Mexico: US ICE agent killed amid growing violence
Gunmen on a highway in northern Mexico killed an agent of the US Immigration and Customs Enforcement (ICE) bureau on Feb. 14, and wounded another. Homeland Security Secretary Janet Napolitano said the agents were assigned to the ICE attaché office at the US embassy in Mexico City, and were been shot in the line of duty while driving between the city and Monterrey. ICE identified the deceased as Special Agent Jaime Zapata and the wounded agent as Victor Avila, who was shot twice in the leg. Gunmen apparently ambushed their SUV in San Luis Potosí state. (AP, Feb. 16; NYT, Feb. 15)
The killings come amid continued cartel violence in Mexico, especially the north. The city hall, courthouse and police headquarters were all damaged in armed clashes Feb. 15 in Padilla, where seven bodies were dumped in the main square of the town, just north of Ciudad Victoria, capital of Tamaulipas state.
Officials in Nuevo Leon said the body of Homero Salcido Trevino, head of the the state police C-5 intelligence division, was found Feb. 12 inside his burnt-out car, abandoned in central Monterrey.
The killings came as authorities announced that federal troops had arrested Juan Carlos Olivera Acosta AKA "El Sonrics"—a suspected leader of Los Zetas narco-militia. An apparent henchman was also detained in the arrest, which took place in Guadalupe, near Monterrey. Three rifles, a handgun, 19 ammunition clips, 370 rounds of ammunition, a vehicle and four radios were seized from the suspects. (El Universal, Cronica de Hoy, Feb. 16; EFE, Feb. 15; AFP, Feb. 12)
Also Feb. 15, an unknown assailant threw a fragmentation grenade into the porch of a crowded bar in the western city of Guadalajara, Jalisco, and then opened fire on the patrons. Three women and three men were killed in the attack and more than 20 were wounded. (AlJazeera, Feb. 15)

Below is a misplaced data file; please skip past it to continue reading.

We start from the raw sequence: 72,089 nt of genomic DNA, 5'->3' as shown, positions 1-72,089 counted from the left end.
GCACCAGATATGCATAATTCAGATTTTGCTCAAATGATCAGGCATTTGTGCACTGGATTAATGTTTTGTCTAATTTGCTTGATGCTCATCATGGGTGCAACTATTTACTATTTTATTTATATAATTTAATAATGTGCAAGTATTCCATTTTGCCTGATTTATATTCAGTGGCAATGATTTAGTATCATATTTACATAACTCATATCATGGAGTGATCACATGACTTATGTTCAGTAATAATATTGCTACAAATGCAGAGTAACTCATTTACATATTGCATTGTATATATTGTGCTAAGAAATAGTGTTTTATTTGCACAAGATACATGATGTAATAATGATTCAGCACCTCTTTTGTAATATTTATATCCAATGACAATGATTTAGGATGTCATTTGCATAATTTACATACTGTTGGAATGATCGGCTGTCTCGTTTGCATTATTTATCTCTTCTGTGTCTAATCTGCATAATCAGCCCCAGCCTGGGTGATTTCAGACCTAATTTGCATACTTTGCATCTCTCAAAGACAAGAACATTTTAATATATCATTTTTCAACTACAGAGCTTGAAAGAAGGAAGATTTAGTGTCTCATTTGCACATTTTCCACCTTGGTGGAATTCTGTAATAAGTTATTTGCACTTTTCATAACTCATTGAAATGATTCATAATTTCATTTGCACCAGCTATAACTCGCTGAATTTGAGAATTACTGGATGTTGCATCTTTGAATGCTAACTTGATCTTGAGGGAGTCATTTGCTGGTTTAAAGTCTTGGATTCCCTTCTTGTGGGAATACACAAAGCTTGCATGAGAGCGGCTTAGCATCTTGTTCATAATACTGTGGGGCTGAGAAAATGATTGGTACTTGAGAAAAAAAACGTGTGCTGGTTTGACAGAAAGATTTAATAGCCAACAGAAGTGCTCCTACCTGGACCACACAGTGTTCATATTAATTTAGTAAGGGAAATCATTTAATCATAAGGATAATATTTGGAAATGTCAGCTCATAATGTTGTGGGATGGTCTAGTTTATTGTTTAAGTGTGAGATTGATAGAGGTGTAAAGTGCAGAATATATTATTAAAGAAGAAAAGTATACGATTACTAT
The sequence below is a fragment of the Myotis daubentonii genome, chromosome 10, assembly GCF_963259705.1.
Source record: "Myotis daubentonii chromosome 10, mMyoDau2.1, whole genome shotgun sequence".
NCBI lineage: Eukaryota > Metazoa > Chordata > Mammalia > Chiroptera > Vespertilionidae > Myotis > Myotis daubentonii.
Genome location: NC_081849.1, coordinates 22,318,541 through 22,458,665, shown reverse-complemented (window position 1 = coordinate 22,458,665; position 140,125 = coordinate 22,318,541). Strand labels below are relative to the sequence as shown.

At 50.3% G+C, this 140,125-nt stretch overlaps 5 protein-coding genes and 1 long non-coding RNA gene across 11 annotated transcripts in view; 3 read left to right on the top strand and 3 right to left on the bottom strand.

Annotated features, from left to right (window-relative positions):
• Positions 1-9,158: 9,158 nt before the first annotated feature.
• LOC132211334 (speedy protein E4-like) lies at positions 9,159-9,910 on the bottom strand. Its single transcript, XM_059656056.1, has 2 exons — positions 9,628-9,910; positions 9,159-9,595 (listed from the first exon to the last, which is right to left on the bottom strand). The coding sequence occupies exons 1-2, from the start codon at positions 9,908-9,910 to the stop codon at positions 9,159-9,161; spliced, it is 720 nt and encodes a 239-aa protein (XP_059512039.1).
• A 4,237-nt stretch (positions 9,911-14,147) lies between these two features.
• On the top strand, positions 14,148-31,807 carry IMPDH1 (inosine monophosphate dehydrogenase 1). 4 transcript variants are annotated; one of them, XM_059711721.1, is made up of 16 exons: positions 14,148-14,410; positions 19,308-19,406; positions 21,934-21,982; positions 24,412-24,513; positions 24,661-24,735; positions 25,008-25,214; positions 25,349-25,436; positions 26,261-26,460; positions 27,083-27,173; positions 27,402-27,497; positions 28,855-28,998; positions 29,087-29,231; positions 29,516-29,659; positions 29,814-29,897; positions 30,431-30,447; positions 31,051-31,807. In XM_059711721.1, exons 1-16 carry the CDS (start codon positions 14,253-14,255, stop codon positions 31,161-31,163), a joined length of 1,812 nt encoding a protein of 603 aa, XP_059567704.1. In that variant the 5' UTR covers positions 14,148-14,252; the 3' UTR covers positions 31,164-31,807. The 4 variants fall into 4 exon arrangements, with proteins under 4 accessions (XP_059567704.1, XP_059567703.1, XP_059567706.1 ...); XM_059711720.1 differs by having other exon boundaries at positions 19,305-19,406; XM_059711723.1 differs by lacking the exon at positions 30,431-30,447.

Fear on the border
Three undocumented immigrants arrested near the scene of an Arizona shootout that left a Border Patrol agent dead have been cleared by federal authorities of involvement in the shooting, and will be deported to Mexico. The three were arrested near the border city of Nogales the day after Border Patrol Agent Brian Terry was shot. Terry was in a stake-out with other agents in a canyon 13 miles north of the border when a shootout with apparent bandits erupted. (AP, Feb. 15)
On Feb. 15, the US Government Accountability Office released a study finding that less than half of the border with Mexico is under the "operational control" of the Border Patrol. The study found that the Border Patrol had achieved "varying levels of operational control" over 873 miles, or 44%, of the nearly 2,000-mile border by the end of last year. The report found that the number of miles under operational control increased an average of 126 miles per year from 2005 through 2010. The GAO noted that only 129 of those miles, or 15%, were classified as "controlled"—the highest level for detecting and arresting intruders. (Reuters, Feb. 15)